May 26, 2015

Beware: 23 Resume Falsification Statistics

Read more about the shocking % of misleading resumes and surprising number of people who would lie on their resumes.

© woodleywonderworks (CC BY 2.0) via Flickr

Condensing all of your work experience, skills and education onto a single page can be challenging, but a stellar resume is a must if you want to lock down a job interview these days. In an effort to stand up to the competition, some job seekers may go as far as falsifying certain information to make themselves a more attractive candidate.

Lying on your resume, even if it's just a small white lie, can come back to haunt you if your employer catches on. Fluffing up your qualifications or experience is a big risk; it could mean getting passed up for a job or losing your position if your deception is discovered down the road. It's not just employees who are guilty of bending the truth either. In 2012, Yahoo! CEO Scott Thompson stepped down from his role after just four months when it was discovered that he'd lied about his education.

To give you an idea of just how big of a problem resume fraud is, CreditDonkey spent some time analyzing research on the subject. We've broken down the information into a list of 23 statistics that might make you think twice about fudging the truth on your resume.


For the first part of our study, we decided to cover some basic ground on resume falsification. Specifically, we look at how often people include less than truthful information and how employers respond.

1. What percentage of resumes contain misleading information?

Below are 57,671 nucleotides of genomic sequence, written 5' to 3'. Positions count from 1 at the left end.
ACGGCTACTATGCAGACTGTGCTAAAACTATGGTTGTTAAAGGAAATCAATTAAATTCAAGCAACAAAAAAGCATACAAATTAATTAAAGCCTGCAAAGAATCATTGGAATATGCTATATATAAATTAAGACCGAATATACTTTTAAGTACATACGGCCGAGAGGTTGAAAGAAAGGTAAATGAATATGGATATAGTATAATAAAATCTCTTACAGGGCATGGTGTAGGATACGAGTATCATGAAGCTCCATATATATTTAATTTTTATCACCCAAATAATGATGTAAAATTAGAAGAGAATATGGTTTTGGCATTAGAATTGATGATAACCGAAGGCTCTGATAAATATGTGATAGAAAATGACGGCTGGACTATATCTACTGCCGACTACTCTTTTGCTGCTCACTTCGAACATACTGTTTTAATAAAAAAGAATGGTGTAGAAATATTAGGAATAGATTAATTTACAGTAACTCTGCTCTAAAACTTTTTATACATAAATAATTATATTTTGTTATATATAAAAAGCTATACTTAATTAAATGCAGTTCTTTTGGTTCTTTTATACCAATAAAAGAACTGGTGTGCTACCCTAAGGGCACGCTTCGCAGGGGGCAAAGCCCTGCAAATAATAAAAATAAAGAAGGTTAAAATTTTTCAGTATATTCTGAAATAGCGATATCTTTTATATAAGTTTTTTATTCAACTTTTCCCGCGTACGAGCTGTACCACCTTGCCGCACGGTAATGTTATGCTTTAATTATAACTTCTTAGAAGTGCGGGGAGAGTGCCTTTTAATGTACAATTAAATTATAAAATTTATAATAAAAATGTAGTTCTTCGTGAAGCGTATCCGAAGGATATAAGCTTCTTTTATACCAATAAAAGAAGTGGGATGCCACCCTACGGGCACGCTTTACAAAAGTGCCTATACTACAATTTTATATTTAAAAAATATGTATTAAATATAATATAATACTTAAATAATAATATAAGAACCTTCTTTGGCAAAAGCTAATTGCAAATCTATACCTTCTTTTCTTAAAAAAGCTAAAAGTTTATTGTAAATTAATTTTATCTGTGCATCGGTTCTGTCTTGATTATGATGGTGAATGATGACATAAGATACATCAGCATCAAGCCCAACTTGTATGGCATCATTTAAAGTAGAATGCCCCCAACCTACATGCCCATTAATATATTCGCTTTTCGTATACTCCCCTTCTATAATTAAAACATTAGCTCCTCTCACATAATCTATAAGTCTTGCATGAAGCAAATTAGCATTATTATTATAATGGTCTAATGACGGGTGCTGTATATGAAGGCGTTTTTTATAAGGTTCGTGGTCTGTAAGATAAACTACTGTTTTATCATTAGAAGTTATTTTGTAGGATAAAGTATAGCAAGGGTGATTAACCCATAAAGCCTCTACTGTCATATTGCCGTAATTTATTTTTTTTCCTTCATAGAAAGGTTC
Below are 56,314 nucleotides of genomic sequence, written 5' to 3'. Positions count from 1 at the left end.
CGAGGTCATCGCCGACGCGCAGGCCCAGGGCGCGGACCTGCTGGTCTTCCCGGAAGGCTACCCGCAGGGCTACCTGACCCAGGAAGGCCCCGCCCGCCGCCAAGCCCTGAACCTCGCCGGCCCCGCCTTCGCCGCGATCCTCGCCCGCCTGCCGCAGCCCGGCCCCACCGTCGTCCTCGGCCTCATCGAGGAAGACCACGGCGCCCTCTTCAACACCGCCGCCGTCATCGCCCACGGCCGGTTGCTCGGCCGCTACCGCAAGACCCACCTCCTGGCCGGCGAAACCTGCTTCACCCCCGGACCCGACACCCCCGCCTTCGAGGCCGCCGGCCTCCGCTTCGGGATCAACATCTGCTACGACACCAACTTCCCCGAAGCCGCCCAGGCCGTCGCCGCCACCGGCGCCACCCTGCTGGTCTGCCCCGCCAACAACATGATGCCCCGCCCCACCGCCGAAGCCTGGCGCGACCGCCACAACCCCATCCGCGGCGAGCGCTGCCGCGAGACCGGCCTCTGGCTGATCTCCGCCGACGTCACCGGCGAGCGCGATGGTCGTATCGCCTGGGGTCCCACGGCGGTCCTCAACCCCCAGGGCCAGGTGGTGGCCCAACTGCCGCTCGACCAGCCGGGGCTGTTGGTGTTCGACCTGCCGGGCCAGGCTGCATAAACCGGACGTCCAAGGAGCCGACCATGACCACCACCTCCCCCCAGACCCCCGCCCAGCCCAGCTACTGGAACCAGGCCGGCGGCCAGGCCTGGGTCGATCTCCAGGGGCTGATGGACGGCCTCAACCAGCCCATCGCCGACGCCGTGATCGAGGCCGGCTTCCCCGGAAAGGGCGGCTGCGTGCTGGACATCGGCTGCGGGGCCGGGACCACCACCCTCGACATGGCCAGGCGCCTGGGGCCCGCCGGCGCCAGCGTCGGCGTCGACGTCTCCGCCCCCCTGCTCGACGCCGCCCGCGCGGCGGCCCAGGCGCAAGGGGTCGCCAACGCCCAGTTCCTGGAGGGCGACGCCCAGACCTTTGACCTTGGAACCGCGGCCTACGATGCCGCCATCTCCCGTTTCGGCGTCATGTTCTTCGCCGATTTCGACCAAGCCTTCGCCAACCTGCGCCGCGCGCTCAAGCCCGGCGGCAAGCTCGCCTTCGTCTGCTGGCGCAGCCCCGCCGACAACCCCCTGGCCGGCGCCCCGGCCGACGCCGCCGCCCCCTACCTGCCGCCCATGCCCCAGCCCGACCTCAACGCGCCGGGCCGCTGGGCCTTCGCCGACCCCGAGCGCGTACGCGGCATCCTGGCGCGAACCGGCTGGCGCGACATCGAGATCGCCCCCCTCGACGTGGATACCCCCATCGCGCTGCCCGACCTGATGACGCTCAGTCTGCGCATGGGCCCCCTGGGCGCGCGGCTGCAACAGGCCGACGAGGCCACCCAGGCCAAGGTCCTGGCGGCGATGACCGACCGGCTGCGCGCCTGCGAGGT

It's estimated that 46% of resumes include at least one discrepancy between the information provided by the applicant and what the employer turns up during a background check.

2. How many people actually admit to padding their resumes?
While the research shows that resume falsification is a fairly common practice, just 8% of adults admit to misleading potential employers. Nearly 30% of them said they lost their jobs after their deception was uncovered.

3. How does the economy impact resume falsification?
When the job market is tough, candidates may feel the need to get a little creative with their work history in order to score an interview. Approximately 33% of employers say that they've seen an uptick in resume falsification in the post-recession era.

4. How often do college students lie on their resume?
College students seem to be the most likely to bend the truth, with 92% admitting to including at least one misrepresentation on their resume.

5. What percentage of college students would lie to get a job?
A shocking 95% of college students say they would lie if it meant gaining employment. Even worse, 41% admitted to having done so in the past.

6. How often does lying on a resume lead to a job offer?
Just over 20% of employers admit to hiring a dishonest employee and 47% chalked it up to lies the person told during the interview process.

7. How willing are employers to forgive dishonesty?
Lying on your resume can potentially cost you a job, and 51% of employers would automatically dismiss a candidate who told a fib. Forty percent of employers said it would depend on what the person lied about.

8. Which industries have the most resume falsification?
The financial services sector sees the most fibbing, with 73% of employers saying they've found falsehoods on a candidate's resume. The leisure and hospitality industry comes in second, with 71% of employers making the same claim.


For the next part of our study, we wanted to focus on what the biggest things are that people tend to exaggerate or omit when it comes to their resumes.

9. What's the most common thing candidates lie about?
Overwhelmingly, job seekers are most likely to be dishonest about their particular skills. 57% of employers said this is the number one lie they encounter.

10. What's the least common misrepresentation?